WASHINGTON -- U.S. home prices rose 12.1 percent in June from a year earlier, nearly matching a seven-year high. But month-over-month price gains slowed in most markets, a sign that higher mortgage rates may weigh on the housing recovery.
The Standard &Poor's/Case-Shiller 20-city home price index slowed only marginally from May's year-over-year gain of 12.2 percent, the fastest since March 2006. And all 20 cities posted gains from the previous month and compared with a year ago, according to the report released Tuesday.
Home prices in Las Vegas soared 24.9 percent from a year earlier to lead all cities. Purchases by investors have helped drive that increase.
Other cities hit hard by the housing bust also posted stunning gains in the past year. Prices have jumped 24.5 percent in San Francisco and nearly 20 percent in both Los Angeles and Phoenix.
Still, 14 of the 20 cities posted smaller gains in June compared with May. That's unusual considering June is the middle of the summer buying season.
And in cities less affected by the housing crisis, gains have been more modest. Prices in New York and Cleveland are about 3 percent higher than a year earlier. Prices rose 5.7 percent in Washington, D.C. and 6.7 percent in Boston.
Most economists expect the overall index to slow to single digits in the coming months, which they see as a more sustainable pace.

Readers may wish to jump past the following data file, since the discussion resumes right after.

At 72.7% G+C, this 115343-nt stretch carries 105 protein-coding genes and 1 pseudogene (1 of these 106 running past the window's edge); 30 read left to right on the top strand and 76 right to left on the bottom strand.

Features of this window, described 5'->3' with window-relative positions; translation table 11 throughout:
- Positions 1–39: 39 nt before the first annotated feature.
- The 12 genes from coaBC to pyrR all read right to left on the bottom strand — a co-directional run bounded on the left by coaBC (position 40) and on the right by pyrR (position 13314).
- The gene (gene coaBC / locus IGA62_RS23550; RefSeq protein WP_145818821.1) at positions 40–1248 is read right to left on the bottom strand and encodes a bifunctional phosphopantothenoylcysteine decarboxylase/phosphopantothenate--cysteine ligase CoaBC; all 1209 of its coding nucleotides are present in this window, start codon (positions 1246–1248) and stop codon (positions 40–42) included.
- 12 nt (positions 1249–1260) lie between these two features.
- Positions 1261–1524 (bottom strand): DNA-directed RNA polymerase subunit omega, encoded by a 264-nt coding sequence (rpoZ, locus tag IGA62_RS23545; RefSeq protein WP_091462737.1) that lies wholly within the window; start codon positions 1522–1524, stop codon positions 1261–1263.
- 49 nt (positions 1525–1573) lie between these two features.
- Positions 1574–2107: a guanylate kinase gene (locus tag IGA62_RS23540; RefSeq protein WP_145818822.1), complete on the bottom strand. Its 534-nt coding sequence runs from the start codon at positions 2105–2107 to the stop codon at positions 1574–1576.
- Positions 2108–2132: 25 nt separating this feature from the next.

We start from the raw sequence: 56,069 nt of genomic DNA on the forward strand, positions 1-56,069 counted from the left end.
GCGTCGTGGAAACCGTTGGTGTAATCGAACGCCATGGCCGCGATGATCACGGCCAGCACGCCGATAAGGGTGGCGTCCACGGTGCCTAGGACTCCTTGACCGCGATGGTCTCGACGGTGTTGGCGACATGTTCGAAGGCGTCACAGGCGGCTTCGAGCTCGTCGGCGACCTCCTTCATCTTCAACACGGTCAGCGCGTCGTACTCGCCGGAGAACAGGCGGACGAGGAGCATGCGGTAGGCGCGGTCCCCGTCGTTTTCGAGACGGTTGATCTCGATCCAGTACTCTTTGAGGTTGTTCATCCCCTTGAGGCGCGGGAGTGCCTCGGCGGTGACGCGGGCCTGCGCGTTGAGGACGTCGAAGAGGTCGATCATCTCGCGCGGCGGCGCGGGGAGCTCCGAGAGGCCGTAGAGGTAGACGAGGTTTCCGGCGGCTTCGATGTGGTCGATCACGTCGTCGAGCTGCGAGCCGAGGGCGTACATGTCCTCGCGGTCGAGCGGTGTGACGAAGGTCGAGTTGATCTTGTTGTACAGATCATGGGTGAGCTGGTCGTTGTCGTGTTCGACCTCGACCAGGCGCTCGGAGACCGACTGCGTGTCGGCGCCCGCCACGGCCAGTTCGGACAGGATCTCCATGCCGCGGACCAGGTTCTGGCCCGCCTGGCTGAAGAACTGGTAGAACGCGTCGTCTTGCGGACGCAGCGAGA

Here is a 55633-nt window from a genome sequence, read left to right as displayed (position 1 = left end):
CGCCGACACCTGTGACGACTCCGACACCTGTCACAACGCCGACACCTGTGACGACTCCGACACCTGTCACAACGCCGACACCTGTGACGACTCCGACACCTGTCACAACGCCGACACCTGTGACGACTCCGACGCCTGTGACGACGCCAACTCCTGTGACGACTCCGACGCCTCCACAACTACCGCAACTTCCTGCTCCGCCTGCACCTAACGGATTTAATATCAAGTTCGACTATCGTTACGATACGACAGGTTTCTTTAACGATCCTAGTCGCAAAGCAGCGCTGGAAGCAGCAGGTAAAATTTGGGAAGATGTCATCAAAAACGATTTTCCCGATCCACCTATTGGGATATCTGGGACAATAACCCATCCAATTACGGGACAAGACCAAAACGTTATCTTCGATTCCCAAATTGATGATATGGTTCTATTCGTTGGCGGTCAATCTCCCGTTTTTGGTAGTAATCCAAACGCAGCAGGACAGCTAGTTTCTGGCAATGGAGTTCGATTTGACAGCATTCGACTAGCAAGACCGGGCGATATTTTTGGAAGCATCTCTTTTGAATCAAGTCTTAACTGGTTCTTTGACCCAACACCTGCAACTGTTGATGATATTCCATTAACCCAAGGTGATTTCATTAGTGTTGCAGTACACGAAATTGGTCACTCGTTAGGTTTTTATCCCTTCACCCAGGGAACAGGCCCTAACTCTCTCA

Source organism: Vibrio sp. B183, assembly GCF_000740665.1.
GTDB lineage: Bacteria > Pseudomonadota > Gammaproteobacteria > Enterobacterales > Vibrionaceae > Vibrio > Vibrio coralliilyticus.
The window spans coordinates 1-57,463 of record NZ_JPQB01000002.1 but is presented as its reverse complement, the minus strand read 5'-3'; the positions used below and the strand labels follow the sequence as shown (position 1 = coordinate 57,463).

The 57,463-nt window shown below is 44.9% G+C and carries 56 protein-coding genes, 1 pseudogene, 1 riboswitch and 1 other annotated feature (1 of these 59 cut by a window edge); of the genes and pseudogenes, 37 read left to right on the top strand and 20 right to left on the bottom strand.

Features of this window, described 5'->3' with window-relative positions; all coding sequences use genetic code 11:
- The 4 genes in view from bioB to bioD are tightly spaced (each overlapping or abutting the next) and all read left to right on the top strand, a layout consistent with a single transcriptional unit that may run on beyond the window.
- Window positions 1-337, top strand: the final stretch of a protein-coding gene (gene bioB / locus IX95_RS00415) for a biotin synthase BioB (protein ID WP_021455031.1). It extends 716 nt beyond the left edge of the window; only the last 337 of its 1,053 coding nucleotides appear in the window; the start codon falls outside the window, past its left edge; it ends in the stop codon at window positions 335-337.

"The fundamentals of the housing market are solid," said Gus Faucher, senior economist at PNC Financial Services. "Despite higher prices and mortgage rates, affordability is still much better than it was prior to the housing crash ... Many households that put off buying a home in recent years are now getting back into the market, boosting demand. Lending standards for mortgage loans are easing somewhat."
The index covers roughly half of U.S. homes. It measures prices compared with those in January 2000 and creates a three-month moving average. The June figures are the latest available. They are not adjusted for seasonal variations, so the monthly gains reflect more buying activity over the summer.
Steady job gains and low mortgage rates have encouraged more Americans to buy homes. And even as demand has risen, a limited number of homes have been available for sale. That combination has led to sharp prices gains.
But mortgage rates have climbed more than a full percentage point since May. The increase has already slowed sales of new homes in July. And economists expect it could drag resales lower in August.
Mortgage rates began to rise after Federal Reserve Chairman Ben Bernanke first signaled that the Fed might reduce its bond purchases later this year. The purchases have helped keep borrowing costs low.
Economists said the index likely captured only part of the recent increase in mortgage rates, some of which occurred after June.
Other factors may be slowing price gains. Investors made up only 16 percent of buyers in July, down from 22 percent a year earlier. That reduces competition for purchases. And foreclosed homes, which usually sell for fire-sale prices, are also making up a smaller proportion of sales.
A slowdown from the strong price gains in recent months isn't necessarily a bad thing, said Stan Humphries, chief economist at real estate data provider Zillow. It may keep home prices from becoming unaffordable.
"This ongoing stabilization ... is happening, and it's not the end of the world for the housing market," Humphries said.
Rising prices have several economic benefits. They make homeowners feel wealthier and more likely to spend. And they encourage more Americans to sell homes, which boosts the supply of available homes, leading to more sales.